Cook County in Illinois, home to Chicago, has decided that its soda tax will not apply to food stamps.

Purchases made with food stamps cannot have state and local taxes tacked onto them, according to federal law. Cook county tried to bypass that law, but none of the options officials used took off. So this means that the 827,000 people in Cook County who have food stamps will not have to pay the tax.

This is the second reversal of the tax, which has caused massive confusion as the bankrupt county and state have tried everything to raise revenue.

So here is what happened. Officials at first hoped that retailers would fold the tax “into the selling price of the products, like overhead costs, instead of tacking it on at checkout.”

Illinois’s Department of Revenue stopped that dream when it determined “that approach would constitute an ‘overcollection’ because the higher selling price would then be subject to sales tax.”

Cook County had to change course and decided to use point of sale, which means “it will appear as a separate line item on the receipt.”

As mentioned above, state and local taxes cannot go towards purchases made with food stamps.

Well, in April, the Department of Agriculture stated that the soda tax “could be applied to SNAP [Supplemental Nutrition Assistance Program] purchases so long as it wasn’t imposed at the point of sale.”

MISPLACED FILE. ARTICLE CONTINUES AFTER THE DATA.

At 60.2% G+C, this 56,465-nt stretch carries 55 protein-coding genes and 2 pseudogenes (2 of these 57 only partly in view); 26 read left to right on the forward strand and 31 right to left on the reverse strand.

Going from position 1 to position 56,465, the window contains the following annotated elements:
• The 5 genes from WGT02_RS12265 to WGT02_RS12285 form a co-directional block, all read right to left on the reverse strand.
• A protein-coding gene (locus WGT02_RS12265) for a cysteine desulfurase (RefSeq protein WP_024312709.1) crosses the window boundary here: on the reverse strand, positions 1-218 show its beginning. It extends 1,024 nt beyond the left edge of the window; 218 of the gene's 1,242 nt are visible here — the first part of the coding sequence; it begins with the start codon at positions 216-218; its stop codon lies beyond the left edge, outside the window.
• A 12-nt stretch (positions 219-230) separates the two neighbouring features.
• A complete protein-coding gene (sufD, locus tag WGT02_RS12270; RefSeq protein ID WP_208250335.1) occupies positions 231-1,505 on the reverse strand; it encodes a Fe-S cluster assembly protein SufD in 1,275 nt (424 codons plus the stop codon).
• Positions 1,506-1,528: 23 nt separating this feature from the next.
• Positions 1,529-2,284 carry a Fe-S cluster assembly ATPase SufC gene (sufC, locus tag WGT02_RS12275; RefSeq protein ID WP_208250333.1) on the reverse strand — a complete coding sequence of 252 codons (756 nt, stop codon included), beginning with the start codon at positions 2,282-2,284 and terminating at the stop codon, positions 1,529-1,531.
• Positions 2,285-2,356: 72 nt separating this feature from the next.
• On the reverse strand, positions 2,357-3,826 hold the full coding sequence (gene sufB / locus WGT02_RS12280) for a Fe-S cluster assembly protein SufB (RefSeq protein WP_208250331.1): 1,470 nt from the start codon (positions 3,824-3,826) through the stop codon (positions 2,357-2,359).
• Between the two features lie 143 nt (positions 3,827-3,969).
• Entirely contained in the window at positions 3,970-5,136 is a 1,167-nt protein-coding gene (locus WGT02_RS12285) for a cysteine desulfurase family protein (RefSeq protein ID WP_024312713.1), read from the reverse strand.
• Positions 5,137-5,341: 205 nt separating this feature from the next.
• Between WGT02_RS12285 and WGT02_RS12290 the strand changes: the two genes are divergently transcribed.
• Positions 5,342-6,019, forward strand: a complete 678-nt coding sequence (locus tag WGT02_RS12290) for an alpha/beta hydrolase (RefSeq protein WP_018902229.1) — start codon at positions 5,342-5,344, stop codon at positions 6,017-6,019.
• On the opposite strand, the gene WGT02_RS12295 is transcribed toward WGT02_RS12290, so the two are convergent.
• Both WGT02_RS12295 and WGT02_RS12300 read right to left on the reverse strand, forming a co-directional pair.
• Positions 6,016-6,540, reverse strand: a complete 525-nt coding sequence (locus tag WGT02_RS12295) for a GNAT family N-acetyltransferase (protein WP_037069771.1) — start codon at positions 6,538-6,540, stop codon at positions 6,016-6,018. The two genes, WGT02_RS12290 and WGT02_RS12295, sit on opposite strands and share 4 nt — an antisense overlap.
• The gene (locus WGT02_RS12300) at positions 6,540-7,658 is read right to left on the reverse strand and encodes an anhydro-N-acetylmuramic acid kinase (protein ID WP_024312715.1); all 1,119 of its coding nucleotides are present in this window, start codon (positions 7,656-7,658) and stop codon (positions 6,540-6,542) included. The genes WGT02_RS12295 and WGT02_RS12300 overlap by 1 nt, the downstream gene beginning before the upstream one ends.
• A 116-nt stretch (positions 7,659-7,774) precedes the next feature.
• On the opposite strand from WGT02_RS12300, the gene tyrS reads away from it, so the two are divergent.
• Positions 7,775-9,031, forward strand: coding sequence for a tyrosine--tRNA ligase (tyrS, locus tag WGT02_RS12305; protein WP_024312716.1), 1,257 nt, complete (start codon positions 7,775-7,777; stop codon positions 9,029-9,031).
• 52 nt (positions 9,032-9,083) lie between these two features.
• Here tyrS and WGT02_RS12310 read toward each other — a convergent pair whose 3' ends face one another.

Kind of puts Cook County in a bind, which forced them to change the law…again.

From The Chicago Tribune:

“The coalition does not oppose the (SNAP) waiver, but there is certainly confusion and uncertainty on how to implement the tax,” said David Goldenberg, spokesman for the Can the Tax Coalition, a group funded by the American Beverage Association, the industry trade group that represents companies like Coca-Cola and Pepsi.

Likewise, the Chicagoland Chamber of Commerce described the rollout of the tax as “a mess” and called on the county to delay implementation until Jan. 1.

Ivan Samstein, Cook County’s chief financial officer, said the changes to the implementation of the tax have been a product of working with various state and federal regulatory agencies, as well as collecting input from people and businesses that will be affected by the tax.

“Every affected industry is always in opposition to new taxes. We’re not surprised we’re seeing vocal opposition from industry groups. That’s the nature of the way things work in a democratic society,” Samstein said.

Officials hoped the tax would raise $223.8 million in a year, but Sammstein cannot even provide details how the loss of 827,000 will affect the revenue.

Overall, the law is not fair. First off, officials only implemented this law as a way to raise revenue instead of cutting the budget. They didn’t even do it for health reasons.

Secondly, if the law cannot be applied to everyone then why bother having it?